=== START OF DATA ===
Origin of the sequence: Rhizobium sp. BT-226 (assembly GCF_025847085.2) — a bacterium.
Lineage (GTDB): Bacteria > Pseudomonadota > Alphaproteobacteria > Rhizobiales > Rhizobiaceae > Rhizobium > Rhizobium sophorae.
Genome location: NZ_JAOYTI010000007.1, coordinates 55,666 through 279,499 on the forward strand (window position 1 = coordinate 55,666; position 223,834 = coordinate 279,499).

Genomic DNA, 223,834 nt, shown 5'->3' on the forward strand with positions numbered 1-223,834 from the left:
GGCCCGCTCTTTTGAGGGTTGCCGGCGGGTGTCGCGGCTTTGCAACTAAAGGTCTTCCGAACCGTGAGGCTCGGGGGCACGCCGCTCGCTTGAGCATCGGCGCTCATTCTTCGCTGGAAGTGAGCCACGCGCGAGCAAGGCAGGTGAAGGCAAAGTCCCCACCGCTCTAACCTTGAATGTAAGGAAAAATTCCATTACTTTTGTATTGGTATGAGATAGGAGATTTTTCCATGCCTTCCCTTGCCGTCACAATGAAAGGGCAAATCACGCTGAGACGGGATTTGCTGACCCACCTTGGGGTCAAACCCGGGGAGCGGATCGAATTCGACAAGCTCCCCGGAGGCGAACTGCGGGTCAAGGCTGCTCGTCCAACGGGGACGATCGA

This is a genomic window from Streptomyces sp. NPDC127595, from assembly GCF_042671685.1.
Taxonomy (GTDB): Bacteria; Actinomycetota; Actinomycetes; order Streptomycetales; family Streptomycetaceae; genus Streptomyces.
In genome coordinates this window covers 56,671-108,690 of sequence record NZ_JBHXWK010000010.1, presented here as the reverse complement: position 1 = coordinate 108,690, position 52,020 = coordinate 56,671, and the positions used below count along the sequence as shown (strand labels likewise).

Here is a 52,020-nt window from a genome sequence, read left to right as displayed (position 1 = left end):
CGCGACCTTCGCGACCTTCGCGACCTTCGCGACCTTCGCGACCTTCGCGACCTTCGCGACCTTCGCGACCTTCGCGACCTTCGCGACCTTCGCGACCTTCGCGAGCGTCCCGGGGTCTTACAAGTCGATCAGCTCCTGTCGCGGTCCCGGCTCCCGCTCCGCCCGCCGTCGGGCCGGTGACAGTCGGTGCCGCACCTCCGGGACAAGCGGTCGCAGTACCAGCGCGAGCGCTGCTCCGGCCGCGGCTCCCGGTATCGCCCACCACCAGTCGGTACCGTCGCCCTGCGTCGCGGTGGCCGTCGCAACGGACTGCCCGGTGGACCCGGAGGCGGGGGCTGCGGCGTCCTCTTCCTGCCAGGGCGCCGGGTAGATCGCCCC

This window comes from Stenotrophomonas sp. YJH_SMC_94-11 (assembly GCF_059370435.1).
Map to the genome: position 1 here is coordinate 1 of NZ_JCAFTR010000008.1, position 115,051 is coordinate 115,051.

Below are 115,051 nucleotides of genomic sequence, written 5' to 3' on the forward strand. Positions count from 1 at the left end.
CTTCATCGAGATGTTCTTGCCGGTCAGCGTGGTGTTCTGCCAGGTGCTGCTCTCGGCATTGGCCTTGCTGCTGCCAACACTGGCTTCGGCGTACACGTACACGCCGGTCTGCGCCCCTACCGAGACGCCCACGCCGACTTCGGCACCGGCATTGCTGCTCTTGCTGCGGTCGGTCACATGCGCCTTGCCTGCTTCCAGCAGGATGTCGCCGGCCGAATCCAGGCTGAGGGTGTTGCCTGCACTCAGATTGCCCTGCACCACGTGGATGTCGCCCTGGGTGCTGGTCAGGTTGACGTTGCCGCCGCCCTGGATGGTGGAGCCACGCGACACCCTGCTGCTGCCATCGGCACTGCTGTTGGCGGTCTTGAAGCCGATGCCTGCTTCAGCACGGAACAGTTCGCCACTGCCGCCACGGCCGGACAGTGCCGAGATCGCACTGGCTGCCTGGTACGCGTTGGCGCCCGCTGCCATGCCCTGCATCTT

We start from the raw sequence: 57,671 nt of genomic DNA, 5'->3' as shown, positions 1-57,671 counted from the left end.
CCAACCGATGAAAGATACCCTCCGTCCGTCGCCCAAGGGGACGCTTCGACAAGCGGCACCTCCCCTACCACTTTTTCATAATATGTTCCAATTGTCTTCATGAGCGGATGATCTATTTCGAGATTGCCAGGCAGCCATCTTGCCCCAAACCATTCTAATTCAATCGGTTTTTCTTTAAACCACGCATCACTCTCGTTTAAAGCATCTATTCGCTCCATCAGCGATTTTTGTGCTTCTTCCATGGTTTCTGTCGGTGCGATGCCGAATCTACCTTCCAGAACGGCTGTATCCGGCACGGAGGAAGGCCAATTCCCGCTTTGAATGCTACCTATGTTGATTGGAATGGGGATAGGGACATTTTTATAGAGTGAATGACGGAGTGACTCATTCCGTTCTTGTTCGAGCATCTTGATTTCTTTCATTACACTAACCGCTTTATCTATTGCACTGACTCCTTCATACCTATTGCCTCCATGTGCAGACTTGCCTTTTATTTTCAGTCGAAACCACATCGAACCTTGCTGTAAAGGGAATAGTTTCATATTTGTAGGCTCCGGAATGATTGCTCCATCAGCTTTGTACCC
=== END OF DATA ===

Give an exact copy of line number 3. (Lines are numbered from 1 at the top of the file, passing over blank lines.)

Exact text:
Genome location: NZ_JAOYTI010000007.1, coordinates 55,666 through 279,499 on the forward strand (window position 1 = coordinate 55,666; position 223,834 = coordinate 279,499).